- March 22, 2023: Warren appears in Superior Court on a warrant for the Arkansas case. He admits he is the person wanted in Arkansas, but he refuses to waive extradition to be turned over to authorities there. Judge Robert Lewis orders Warren be held without bail on the warrant. Two bodies are discovered down an embankment in thick brush off Southeast Wooding Road near Sunset View Road east of Washougal. The Vancouver Police Department tentatively identifies them as Melendez and Layla.
- March 26, 2023: About 300 people gather in Esther Short Park’s Propstra Square to honor Melendez and Layla. The vigil is hosted by the National Women’s Coalition Against Violence & Exploitation and YWCA Clark County, in conjunction with the family.
- March 31, 2023: The Vancouver Police Department announces Warren is facing two counts of first-degree murder in the deaths of Melendez and Layla. The Clark County Medical Examiner’s Office also announces it had determined both Melendez and Layla died from gunshot wounds to the head.
- April 3, 2023: Warren appears in Superior Court on suspicion of two counts of first-degree murder in the shooting deaths of Melendez and Layla. Prosecutors announce they intend to charge Warren with aggravated first-degree murder. If convicted, he would be sentenced to life in prison without the possibility of parole.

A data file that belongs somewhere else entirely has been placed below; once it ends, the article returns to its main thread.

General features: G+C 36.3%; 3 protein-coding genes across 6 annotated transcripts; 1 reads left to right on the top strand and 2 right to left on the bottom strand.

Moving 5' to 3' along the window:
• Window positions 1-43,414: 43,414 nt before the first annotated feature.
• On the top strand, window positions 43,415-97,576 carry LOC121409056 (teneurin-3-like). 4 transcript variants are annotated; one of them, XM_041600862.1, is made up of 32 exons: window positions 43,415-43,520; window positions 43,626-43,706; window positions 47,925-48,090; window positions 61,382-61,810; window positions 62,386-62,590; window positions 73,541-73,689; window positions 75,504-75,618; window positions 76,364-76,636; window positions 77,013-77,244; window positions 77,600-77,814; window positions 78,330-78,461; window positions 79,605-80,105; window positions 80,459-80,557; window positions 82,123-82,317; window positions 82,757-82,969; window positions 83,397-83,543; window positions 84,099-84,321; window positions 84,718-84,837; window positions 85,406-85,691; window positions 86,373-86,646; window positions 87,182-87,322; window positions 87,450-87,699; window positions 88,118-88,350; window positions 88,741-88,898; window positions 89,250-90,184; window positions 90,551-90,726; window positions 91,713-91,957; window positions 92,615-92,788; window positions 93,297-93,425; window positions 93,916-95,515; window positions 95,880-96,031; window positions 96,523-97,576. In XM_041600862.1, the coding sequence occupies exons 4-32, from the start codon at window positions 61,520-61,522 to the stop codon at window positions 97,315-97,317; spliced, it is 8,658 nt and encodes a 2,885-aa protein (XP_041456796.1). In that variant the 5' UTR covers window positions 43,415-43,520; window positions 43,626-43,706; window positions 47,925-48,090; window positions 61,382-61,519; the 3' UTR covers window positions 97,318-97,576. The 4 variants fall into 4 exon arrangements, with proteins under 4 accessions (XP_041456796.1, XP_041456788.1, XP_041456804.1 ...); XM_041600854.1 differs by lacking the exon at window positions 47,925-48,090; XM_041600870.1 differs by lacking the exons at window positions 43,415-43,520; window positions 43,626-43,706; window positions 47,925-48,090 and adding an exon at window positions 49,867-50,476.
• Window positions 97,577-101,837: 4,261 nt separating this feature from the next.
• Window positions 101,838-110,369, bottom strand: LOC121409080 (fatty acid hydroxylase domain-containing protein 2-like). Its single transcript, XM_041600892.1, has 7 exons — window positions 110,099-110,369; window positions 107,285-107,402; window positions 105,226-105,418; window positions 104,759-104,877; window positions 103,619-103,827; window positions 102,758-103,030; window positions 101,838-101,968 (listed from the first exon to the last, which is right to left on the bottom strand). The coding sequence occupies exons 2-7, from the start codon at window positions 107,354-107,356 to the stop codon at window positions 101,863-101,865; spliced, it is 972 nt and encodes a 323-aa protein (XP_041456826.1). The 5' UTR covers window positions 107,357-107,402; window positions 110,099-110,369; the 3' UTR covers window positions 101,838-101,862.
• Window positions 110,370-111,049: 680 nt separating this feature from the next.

- April 12, 2023: Warren's wife, Monet Tyler-Warren, 26, is charged in Multnomah County Circuit Court in Oregon with first-degree aggravated theft, first-degree theft, aggravated identity theft and identity theft. She's accused of stealing money while working at a Portland credit union and transferring it to other accounts, including one in Melendez’s name.
- April 17, 2023: Warren pleads not guilty to aggravated murder charges in the fatal shootings of Melendez and Layla.
- April 19, 2023: More than 100 people attend a private memorial service at Evergreen Memorial Gardens for Melendez and Layla, followed by a procession to their gravesite.
- May 9, 2023: Warren pleads not guilty to two counts of violating a protection order, one count of tampering with a witness and one count of second-degree unlawful possession of a firearm. The new charges are tied to his drive-by shooting case. Prosecutors had previously amended the information in that case, but Warren had not yet been arraigned on the added charges.